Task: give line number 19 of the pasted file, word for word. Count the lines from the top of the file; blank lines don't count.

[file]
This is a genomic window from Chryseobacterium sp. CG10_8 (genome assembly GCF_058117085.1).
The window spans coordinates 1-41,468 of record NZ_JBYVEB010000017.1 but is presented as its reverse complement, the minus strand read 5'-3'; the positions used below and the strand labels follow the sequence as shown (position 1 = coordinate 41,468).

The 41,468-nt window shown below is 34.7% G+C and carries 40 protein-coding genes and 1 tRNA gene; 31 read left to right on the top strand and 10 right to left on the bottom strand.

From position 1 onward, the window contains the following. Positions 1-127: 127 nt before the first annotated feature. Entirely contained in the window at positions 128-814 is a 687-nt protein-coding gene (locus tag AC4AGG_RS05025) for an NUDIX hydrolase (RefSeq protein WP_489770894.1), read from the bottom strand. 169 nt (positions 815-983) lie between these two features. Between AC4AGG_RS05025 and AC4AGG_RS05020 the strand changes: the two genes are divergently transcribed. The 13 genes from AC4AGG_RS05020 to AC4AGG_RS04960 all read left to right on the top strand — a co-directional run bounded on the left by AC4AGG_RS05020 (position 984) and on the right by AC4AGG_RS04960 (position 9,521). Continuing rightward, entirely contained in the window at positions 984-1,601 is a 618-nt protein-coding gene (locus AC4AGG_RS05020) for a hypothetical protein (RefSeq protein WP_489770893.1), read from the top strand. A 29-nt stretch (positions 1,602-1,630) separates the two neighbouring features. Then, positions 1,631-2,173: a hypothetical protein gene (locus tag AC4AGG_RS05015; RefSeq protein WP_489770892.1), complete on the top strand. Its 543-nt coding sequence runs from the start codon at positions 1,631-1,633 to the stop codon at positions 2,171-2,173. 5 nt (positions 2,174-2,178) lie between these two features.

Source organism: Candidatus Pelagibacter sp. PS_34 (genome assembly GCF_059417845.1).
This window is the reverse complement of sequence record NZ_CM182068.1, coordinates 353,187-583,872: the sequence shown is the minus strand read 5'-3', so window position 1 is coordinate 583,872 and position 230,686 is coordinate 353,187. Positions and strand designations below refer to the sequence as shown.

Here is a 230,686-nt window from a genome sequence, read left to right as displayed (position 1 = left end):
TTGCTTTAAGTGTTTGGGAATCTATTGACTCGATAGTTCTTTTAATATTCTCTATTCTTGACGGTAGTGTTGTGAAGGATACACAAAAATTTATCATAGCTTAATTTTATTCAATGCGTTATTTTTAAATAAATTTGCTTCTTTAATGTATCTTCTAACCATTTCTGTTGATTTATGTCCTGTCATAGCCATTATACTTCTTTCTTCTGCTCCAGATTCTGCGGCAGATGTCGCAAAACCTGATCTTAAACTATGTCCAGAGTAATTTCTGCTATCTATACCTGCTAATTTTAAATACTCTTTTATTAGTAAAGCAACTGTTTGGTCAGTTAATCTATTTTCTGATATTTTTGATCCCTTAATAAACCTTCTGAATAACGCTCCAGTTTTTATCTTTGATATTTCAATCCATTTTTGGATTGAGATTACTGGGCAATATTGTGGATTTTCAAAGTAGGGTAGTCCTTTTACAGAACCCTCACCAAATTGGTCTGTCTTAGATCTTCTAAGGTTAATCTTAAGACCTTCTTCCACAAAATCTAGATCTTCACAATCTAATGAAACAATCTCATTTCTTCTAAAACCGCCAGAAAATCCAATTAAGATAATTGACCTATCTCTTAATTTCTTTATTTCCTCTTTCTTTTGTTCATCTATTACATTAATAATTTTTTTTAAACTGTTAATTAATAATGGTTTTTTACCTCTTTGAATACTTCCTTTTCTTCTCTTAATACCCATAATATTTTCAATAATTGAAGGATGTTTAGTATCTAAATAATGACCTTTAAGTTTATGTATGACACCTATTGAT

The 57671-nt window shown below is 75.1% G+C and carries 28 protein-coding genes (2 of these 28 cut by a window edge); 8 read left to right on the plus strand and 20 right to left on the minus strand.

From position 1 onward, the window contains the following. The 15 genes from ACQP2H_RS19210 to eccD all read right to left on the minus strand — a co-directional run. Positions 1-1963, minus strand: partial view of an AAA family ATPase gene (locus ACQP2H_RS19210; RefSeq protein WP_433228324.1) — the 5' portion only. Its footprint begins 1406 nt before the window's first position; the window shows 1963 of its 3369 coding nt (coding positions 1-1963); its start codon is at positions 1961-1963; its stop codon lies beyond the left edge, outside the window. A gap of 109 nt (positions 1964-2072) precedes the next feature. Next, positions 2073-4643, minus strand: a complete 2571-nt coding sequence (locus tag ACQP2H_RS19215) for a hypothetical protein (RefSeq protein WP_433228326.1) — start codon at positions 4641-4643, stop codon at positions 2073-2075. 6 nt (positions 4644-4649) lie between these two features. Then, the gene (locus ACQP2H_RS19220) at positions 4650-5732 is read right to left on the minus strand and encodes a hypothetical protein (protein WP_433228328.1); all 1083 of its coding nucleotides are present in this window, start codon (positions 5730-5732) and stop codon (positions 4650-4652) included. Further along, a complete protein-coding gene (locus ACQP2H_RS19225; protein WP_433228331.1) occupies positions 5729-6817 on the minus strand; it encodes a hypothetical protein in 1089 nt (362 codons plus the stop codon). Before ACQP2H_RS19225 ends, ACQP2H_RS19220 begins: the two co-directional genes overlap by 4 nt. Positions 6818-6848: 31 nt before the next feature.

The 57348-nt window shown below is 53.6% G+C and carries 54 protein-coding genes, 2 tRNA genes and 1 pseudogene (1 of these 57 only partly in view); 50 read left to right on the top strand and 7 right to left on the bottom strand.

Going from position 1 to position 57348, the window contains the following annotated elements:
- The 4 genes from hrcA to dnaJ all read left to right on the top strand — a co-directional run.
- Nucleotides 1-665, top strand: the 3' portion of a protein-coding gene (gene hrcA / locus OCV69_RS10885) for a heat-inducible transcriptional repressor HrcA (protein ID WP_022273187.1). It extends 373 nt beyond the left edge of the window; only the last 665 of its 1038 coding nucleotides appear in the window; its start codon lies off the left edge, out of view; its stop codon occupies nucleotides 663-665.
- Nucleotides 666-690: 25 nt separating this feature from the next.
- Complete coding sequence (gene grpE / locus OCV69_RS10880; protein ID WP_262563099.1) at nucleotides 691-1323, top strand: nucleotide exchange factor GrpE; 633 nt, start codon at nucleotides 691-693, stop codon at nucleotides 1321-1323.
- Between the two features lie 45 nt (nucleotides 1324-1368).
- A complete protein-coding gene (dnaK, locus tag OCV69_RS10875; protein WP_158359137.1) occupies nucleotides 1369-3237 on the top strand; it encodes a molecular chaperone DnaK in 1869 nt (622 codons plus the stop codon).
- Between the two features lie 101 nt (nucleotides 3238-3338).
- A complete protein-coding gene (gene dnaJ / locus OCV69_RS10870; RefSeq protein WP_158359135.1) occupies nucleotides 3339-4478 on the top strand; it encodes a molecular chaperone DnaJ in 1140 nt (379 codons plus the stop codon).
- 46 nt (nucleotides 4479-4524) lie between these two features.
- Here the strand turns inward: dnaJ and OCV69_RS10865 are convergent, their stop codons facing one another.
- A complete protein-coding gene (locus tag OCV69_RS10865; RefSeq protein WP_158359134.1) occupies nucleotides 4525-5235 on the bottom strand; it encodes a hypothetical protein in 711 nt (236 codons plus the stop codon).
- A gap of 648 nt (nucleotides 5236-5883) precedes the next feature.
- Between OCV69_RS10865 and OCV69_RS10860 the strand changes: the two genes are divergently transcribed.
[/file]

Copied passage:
- Between the two features lie 101 nt (nucleotides 3238-3338).